734852_521254107908051_1200680815_nHavelock Island: Located in Andaman and Nicobar Island it is famous for its many beaches and its abundance of flora and fauna.

It is named after British General Henry Havelock, who served in British India.

Today, it is home mostly Bengali communities, many of whom settled there during the 1971 Indo-Pak war which resulted in the creation of Bangladesh.

The Indian government gave settlement to many fleeing Bangladeshi’s in this island.

The occupants’ major sources of livelihood are fishing and tourism. Its Elephant beach is a major attraction for tourists because of the elephants that reside there.

2909065163_e3af837250_bVasco Da Gama: It is a city in the west coast of Goa, named after the Portuguese explorer Vasco Da Gama.

It was founded in 1543 by the Portuguese and remained in their hands until 1961 when the Indian army retook the state.

Like other parts of Goa it has many beaches but unlike other beaches in Goa it sees very little tourist attraction.

But its 400-year-old Igreja de Santo André (St. Andrew’s Church), located at the entrance of the city experiences many footfalls.

The city has strategic importance as the Indian Navy has a base in the city. The Naval Aviation Museum near the airport, a tourist attraction, chronicles the history of the Indian Naval aviation. (image courtesy: mystudycorner.net)

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Story Behind the Landscape on the Reverse side of the Indian 20 rupee Note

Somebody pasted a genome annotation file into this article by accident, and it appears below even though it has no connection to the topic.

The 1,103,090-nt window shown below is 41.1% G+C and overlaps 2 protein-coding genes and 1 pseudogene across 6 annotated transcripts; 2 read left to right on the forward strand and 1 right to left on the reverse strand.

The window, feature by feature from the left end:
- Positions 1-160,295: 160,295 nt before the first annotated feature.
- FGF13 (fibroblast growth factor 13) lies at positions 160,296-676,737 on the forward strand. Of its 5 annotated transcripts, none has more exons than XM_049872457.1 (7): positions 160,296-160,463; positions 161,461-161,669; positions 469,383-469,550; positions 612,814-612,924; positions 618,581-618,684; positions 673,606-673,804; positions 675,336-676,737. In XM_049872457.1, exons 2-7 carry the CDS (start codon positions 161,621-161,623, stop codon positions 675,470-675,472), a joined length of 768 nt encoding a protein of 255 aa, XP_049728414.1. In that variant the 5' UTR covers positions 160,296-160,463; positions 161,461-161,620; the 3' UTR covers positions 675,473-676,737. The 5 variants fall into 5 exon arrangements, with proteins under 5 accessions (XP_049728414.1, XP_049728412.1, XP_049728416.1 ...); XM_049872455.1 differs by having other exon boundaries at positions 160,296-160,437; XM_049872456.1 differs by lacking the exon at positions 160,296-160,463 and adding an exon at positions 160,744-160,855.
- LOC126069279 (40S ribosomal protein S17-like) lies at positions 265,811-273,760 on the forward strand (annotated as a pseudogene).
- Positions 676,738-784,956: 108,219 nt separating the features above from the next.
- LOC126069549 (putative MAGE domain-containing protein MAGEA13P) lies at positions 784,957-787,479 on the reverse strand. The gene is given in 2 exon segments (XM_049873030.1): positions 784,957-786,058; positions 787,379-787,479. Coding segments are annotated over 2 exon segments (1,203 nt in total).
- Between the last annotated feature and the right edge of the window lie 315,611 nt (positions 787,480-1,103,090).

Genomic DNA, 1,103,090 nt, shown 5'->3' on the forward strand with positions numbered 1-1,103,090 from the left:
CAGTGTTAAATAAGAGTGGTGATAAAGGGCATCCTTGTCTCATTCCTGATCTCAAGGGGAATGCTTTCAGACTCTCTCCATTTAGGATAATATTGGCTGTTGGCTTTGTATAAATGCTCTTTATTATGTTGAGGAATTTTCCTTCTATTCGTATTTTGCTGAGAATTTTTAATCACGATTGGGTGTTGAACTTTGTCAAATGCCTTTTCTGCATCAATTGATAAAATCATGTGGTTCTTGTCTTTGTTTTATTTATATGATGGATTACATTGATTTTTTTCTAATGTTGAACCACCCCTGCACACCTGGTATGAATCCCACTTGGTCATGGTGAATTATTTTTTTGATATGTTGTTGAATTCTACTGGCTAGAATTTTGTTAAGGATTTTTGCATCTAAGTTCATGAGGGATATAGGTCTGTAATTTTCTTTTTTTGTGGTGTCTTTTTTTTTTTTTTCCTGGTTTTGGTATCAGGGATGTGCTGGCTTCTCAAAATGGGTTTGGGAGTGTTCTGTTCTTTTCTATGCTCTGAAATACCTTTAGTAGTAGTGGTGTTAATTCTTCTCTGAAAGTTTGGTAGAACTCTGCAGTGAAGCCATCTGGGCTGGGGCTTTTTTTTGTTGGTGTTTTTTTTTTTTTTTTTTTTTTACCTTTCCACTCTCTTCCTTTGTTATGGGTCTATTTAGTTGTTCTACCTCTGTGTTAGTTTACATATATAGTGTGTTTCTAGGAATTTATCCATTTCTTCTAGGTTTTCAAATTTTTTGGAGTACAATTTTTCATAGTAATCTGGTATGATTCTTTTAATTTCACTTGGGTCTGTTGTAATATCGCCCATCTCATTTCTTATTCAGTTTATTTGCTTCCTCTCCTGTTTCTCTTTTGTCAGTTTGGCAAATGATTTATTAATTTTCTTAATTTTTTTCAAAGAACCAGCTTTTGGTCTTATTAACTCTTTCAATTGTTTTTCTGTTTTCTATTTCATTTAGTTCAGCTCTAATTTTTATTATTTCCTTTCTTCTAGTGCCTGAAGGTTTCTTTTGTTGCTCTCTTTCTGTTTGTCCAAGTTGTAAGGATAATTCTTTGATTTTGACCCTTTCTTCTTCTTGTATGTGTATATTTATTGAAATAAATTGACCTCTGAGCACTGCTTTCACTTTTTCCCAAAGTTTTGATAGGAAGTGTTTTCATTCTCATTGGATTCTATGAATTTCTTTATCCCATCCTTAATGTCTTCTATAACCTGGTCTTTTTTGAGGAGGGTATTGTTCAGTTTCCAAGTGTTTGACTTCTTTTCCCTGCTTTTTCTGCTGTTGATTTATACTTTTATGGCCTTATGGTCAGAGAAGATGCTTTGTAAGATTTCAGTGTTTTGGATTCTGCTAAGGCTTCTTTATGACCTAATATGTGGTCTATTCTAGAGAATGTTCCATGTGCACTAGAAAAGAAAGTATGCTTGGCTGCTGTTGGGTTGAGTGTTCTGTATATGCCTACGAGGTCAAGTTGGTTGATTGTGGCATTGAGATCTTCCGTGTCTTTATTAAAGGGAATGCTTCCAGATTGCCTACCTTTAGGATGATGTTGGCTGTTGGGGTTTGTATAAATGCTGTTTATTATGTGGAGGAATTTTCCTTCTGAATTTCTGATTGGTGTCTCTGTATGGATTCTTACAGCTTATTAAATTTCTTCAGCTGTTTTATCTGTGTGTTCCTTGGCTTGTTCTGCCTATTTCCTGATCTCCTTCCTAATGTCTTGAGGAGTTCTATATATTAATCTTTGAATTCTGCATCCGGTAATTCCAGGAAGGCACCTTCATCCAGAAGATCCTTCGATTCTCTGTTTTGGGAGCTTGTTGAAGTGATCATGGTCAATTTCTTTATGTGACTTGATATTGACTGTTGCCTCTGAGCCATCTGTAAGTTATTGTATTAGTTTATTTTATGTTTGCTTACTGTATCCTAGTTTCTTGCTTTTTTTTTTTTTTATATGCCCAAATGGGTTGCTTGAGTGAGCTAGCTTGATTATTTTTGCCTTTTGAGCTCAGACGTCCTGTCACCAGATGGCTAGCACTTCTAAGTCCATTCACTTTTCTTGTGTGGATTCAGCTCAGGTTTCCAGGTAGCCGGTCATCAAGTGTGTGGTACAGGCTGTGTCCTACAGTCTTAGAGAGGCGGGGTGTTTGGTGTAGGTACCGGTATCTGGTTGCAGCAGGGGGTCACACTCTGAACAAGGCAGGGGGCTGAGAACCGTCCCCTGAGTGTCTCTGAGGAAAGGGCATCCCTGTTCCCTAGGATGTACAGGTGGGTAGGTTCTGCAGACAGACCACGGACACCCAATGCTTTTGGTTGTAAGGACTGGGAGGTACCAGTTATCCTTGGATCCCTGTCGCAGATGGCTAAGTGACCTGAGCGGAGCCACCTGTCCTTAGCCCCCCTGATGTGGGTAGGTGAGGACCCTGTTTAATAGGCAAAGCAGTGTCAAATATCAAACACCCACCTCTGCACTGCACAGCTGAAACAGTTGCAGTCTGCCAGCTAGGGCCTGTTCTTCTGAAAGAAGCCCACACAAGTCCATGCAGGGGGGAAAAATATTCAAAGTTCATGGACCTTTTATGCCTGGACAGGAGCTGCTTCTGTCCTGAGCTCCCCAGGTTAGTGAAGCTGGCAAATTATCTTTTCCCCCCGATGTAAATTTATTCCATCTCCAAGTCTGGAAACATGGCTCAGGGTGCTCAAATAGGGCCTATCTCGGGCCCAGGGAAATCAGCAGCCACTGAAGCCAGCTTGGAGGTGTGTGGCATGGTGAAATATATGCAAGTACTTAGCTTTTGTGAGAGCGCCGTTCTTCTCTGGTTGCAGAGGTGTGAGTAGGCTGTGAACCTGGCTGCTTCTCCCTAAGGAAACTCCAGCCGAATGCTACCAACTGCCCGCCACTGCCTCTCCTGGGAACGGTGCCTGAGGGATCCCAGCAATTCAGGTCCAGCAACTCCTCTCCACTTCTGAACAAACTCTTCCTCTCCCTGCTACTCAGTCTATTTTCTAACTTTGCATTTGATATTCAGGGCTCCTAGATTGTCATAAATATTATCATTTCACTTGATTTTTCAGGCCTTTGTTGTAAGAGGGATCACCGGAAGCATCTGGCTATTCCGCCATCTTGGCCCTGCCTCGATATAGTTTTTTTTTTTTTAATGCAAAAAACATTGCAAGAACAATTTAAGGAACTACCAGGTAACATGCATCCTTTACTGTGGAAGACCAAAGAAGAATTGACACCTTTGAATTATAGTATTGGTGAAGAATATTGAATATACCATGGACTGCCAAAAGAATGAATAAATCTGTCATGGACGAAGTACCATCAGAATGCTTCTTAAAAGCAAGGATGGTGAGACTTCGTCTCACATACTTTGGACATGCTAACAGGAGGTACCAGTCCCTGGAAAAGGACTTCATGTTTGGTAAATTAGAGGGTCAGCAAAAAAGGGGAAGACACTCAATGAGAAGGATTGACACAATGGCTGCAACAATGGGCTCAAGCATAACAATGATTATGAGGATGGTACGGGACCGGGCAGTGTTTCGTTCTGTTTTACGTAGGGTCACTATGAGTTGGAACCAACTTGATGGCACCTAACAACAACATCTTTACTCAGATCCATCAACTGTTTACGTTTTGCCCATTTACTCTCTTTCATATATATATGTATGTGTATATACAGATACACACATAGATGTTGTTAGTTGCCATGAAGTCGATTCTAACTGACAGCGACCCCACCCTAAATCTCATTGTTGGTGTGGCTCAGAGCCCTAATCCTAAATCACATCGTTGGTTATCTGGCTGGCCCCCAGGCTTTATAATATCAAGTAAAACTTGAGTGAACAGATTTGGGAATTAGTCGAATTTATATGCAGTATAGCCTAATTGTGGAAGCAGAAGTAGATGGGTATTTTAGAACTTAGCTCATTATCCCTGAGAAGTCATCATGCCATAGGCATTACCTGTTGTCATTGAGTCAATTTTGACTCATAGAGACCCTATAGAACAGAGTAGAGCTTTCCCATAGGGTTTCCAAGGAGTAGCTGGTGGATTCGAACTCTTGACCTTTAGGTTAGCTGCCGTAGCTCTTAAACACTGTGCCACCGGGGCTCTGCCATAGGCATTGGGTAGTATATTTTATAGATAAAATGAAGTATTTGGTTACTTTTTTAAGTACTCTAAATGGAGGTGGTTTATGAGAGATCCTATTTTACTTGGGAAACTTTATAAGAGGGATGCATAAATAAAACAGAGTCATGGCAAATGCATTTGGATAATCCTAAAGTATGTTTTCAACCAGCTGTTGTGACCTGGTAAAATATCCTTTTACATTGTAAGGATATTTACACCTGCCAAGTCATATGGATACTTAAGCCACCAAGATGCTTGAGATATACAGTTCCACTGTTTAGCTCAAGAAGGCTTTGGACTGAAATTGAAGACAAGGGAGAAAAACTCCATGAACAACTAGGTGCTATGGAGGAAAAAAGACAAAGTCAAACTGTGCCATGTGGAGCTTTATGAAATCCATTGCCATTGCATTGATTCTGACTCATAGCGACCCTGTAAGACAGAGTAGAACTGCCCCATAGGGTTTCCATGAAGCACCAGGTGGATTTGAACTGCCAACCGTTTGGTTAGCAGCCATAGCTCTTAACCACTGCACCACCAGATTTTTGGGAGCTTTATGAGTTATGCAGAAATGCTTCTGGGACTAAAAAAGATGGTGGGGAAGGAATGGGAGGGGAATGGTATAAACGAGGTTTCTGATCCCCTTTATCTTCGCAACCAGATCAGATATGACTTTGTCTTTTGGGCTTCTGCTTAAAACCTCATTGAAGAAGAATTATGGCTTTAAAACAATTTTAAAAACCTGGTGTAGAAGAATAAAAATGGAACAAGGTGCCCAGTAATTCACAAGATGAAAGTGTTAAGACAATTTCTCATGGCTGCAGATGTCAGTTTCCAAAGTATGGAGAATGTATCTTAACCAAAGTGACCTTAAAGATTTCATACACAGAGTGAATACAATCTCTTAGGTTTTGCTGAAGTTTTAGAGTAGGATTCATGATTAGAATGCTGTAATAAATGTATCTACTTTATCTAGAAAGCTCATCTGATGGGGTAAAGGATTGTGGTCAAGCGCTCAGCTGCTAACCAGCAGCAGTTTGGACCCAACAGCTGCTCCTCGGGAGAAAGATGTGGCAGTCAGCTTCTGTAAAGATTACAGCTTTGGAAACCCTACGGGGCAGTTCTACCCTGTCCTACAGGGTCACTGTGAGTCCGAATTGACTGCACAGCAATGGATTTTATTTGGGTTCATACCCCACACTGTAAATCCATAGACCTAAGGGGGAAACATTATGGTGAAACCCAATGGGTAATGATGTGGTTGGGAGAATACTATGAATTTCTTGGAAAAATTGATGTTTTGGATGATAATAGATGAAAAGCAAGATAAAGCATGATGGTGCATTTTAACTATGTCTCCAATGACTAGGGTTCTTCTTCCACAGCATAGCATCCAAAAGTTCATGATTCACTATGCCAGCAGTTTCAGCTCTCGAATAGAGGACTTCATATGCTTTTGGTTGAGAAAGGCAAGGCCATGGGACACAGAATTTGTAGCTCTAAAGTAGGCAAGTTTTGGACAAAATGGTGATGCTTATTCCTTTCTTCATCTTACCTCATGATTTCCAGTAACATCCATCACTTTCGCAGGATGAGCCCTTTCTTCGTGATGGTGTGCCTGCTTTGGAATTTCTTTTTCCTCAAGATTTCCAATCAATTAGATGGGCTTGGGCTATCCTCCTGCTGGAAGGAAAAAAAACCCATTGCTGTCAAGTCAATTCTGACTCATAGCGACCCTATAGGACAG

In the official document, no geographical location has been specified

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A twenty rupee note. Pixabay

November 22, 2016: The Indian 20 rupee was first introduced in 1972 to hold the banknotes’ production costs. The 20 rupee note, in the Mahatma Gandhi series, was introduced by the Reserve Bank in August 2001.

The Mahatma Gandhi series’ ₹20 banknote is a red-orange colored with a portrait of Mahatma Gandhi in the obverse side. The note has a signature of the governor of Reserve Bank of India. To assist the visually challenged in recognizing the currency, Braille feature was put up.

But, what is on the reverse side of the note?

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If you look carefully, you will observe that there is a picture of an island in the center of the note. Ever wondered which place that is?

According to National Geographic Traveler, it is a fascinating photo of one of the 300 Andaman Islands. Andaman and Nicobar Islands are a small group of islands situated at the juncture of Andaman Sea and the Bay of Bengal.

The island that you can see is the North Bay Island. There is a small opening that gives the exact view. North Bay Island is a famous tourist place of Andaman Island.